Summer Sports·The Buzzer

Canada's medal count expected to drop at Beijing Winter Olympics

CBC Sports' daily newsletter looks ahead to the 2022 Beijing Olympics, which begin in February just months after the conclusion of Tokyo 2020.

Here are some stories you should follow in the quick turnaround after Tokyo

Mikael Kingsbury is as good a bet as anyone to win a gold medal for Canada at the 2022 Beijing Olympics. (Jonathan Hayward/The Canadian Press)

This is an excerpt from The Buzzer, which is CBC Sports' daily email newsletter. Stay up to speed on what's happening at the Tokyo Olympics by subscribing here.

There's another Olympics around the corner

Tokyo 2020 ended just over a week ago. But thanks to the Summer Olympics' one-year delay, the 2022 Beijing Winter Olympics are now less than six months away.

So don't let your Olympic fever subside too much — here's everything you should know ahead of the Beijing Games, which run from Feb. 4-20:

Canada is projected to win eight fewer medals than in 2018. That would amount to 21 in Beijing after a record-setting 29 podium appearances by Canadians in Pyeongchang. Those 29 medals were more than the Americans' 23, and Canada also won 11 golds compared to nine for the U.S. But Gracenote, a data company which delivers numbers-based projections for the Olympics, says to expect only five gold medals in Beijing while also giving the nod to the U.S. in the total medal count. Canada has never beaten the U.S. in the medals standings at consecutive Winter Olympics.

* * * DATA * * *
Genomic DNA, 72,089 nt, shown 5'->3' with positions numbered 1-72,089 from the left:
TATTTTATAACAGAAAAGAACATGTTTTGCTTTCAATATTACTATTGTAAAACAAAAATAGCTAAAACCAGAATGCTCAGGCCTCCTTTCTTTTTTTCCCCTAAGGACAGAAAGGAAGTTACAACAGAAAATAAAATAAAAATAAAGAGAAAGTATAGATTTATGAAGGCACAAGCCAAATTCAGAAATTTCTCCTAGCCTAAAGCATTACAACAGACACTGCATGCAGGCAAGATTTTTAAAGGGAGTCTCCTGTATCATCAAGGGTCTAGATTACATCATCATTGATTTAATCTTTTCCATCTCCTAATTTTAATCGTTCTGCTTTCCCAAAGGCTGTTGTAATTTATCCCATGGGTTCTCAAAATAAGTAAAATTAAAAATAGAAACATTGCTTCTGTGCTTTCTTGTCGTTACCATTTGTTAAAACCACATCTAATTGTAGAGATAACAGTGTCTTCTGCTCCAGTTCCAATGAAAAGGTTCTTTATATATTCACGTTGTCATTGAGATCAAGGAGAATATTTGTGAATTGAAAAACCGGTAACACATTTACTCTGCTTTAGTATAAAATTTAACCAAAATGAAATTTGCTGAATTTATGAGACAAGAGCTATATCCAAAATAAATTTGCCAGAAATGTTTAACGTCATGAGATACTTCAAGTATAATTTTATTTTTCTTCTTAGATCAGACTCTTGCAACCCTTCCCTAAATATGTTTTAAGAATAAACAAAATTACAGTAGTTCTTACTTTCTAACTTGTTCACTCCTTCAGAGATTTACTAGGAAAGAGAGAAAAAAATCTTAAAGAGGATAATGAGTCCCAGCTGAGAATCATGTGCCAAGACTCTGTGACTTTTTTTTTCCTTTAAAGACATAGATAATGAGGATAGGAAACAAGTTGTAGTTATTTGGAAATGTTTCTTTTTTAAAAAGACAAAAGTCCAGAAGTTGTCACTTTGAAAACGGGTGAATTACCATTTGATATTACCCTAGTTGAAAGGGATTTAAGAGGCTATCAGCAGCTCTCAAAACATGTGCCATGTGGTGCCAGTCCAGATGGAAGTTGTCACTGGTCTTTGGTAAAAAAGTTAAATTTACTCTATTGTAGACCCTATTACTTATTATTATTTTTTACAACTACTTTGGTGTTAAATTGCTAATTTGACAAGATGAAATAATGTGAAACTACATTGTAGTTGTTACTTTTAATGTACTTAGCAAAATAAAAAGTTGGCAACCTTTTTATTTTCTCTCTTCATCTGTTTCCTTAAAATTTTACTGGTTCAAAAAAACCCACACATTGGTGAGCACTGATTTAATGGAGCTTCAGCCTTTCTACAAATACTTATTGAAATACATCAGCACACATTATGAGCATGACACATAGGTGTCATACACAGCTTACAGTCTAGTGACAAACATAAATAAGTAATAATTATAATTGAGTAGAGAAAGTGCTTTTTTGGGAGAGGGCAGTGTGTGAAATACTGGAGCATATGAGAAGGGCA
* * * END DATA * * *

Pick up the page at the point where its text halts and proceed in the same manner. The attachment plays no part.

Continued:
Some familiar faces are Canadian contenders once again. Mikael Kingsbury remains the favourite to win moguls gold. Mark McMorris and Max Parrot promise to be prominent in snowboard events. Canada's speed skaters are still a force, while freestyle skiing events also provide medal opportunities. Canada's curlers missed the podium in the men's and women's events in 2018 (they still won mixed doubles gold) but should be favoured to climb back in 2022 — even if they are not the gold-medal locks they once were.

The decrease in medals may come from bobsleigh and figure skating. If the U.S. does in fact win more medals than Canada, it could be because three-time Olympic medallist and two-time bobsleigh champion Kaillie Humphries defected to the American team after winning bronze in Pyeongchang. Canada's figure skating team may also take a step back as it's entered a bit of a rebuilding stage following the retirement of 2018 medallists — deep breath now — Tessa Virtue, Scott Moir, Kaetlyn Osmond, Meagan Duhamel and Patrick Chan.

Who is going to play hockey? Our first glimpse of the women's roster will come on Wednesday when Canada plays an exhibition ahead of the world championship, which begins Friday in Calgary. Originally scheduled for Nova Scotia, the province's premier said in April the tournament posed too big a COVID-19 threat, forcing the change of venue.

Meanwhile, the NHL schedule for next season includes an Olympic break, suggesting the league expects its players will attend. But it also said talks with the international Olympic and hockey organizations are ongoing, with one outstanding issue being COVID-19 insurance for players. The sides previously said a final decision would be made after the Tokyo Olympics.

Some believe these Games should be boycotted. Canadian conservative leader Erin O'Toole said Canada should consider a boycott because of the reported human rights violations against the Muslim minority Uyghur population in China, in addition to the recent imprisonment of a Canadian in the country following what the federal government calls a "sham trial." Other countries have also discussed the possibility of a boycott. But it seems unlikely, with various experts noting that such action may only increase tension between Canada and China. Neither the Liberals or New Democrats have called for a boycott. Read more about why a boycott probably won't happen in this CBC News piece.